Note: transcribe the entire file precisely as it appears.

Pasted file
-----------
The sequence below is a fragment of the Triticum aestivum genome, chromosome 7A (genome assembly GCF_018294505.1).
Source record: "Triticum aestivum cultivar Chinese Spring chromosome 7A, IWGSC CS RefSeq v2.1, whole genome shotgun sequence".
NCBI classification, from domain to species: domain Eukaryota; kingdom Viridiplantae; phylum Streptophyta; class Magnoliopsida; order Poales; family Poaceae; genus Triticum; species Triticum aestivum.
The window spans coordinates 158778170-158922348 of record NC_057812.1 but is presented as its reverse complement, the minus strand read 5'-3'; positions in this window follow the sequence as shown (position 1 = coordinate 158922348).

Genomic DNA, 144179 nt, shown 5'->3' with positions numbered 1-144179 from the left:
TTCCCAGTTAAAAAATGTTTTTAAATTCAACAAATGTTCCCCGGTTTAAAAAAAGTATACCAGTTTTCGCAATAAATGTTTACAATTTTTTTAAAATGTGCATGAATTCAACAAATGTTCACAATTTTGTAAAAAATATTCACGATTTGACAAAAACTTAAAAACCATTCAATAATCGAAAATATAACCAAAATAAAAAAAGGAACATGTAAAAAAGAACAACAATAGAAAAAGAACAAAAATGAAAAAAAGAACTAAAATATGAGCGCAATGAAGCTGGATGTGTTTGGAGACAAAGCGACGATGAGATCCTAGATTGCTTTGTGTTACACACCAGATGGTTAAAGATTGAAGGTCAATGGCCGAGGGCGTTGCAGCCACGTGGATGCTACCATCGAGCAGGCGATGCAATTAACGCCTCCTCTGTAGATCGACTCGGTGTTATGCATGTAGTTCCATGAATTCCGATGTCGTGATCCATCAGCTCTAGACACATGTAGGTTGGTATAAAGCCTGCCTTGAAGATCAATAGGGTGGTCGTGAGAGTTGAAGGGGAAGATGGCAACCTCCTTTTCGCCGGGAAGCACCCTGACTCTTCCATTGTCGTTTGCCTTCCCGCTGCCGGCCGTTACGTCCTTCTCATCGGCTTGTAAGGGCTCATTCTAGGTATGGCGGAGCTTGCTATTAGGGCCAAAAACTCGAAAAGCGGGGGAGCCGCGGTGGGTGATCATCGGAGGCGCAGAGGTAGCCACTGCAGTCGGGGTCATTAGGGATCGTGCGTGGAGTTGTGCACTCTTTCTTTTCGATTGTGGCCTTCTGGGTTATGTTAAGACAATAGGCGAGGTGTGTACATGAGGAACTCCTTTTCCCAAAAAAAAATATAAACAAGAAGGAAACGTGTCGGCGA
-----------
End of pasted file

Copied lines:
The sequence below is a fragment of the Triticum aestivum genome, chromosome 7A (genome assembly GCF_018294505.1).
Source record: "Triticum aestivum cultivar Chinese Spring chromosome 7A, IWGSC CS RefSeq v2.1, whole genome shotgun sequence".
NCBI classification, from domain to species: domain Eukaryota; kingdom Viridiplantae; phylum Streptophyta; class Magnoliopsida; order Poales; family Poaceae; genus Triticum; species Triticum aestivum.
The window spans coordinates 158778170-158922348 of record NC_057812.1 but is presented as its reverse complement, the minus strand read 5'-3'; positions in this window follow the sequence as shown (position 1 = coordinate 158922348).

Genomic DNA, 144179 nt, shown 5'->3' with positions numbered 1-144179 from the left:
TTCCCAGTTAAAAAATGTTTTTAAATTCAACAAATGTTCCCCGGTTTAAAAAAAGTATACCAGTTTTCGCAATAAATGTTTACAATTTTTTTAAAATGTGCATGAATTCAACAAATGTTCACAATTTTGTAAAAAATATTCACGATTTGACAAAAACTTAAAAACCATTCAATAATCGAAAATATAACCAAAATAAAAAAAGGAACATGTAAAAAAGAACAACAATAGAAAAAGAACAAAAATGAAAAAAAGAACTAAAATATGAGCGCAATGAAGCTGGATGTGTTTGGAGACAAAGCGACGATGAGATCCTAGATTGCTTTGTGTTACACACCAGATGGTTAAAGATTGAAGGTCAATGGCCGAGGGCGTTGCAGCCACGTGGATGCTACCATCGAGCAGGCGATGCAATTAACGCCTCCTCTGTAGATCGACTCGGTGTTATGCATGTAGTTCCATGAATTCCGATGTCGTGATCCATCAGCTCTAGACACATGTAGGTTGGTATAAAGCCTGCCTTGAAGATCAATAGGGTGGTCGTGAGAGTTGAAGGGGAAGATGGCAACCTCCTTTTCGCCGGGAAGCACCCTGACTCTTCCATTGTCGTTTGCCTTCCCGCTGCCGGCCGTTACGTCCTTCTCATCGGCTTGTAAGGGCTCATTCTAGGTATGGCGGAGCTTGCTATTAGGGCCAAAAACTCGAAAAGCGGGGGAGCCGCGGTGGGTGATCATCGGAGGCGCAGAGGTAGCCACTGCAGTCGGGGTCATTAGGGATCGTGCGTGGAGTTGTGCACTCTTTCTTTTCGATTGTGGCCTTCTGGGTTATGTTAAGACAATAGGCGAGGTGTGTACATGAGGAACTCCTTTTCCCAAAAAAAAATATAAACAAGAAGGAAACGTGTCGGCGA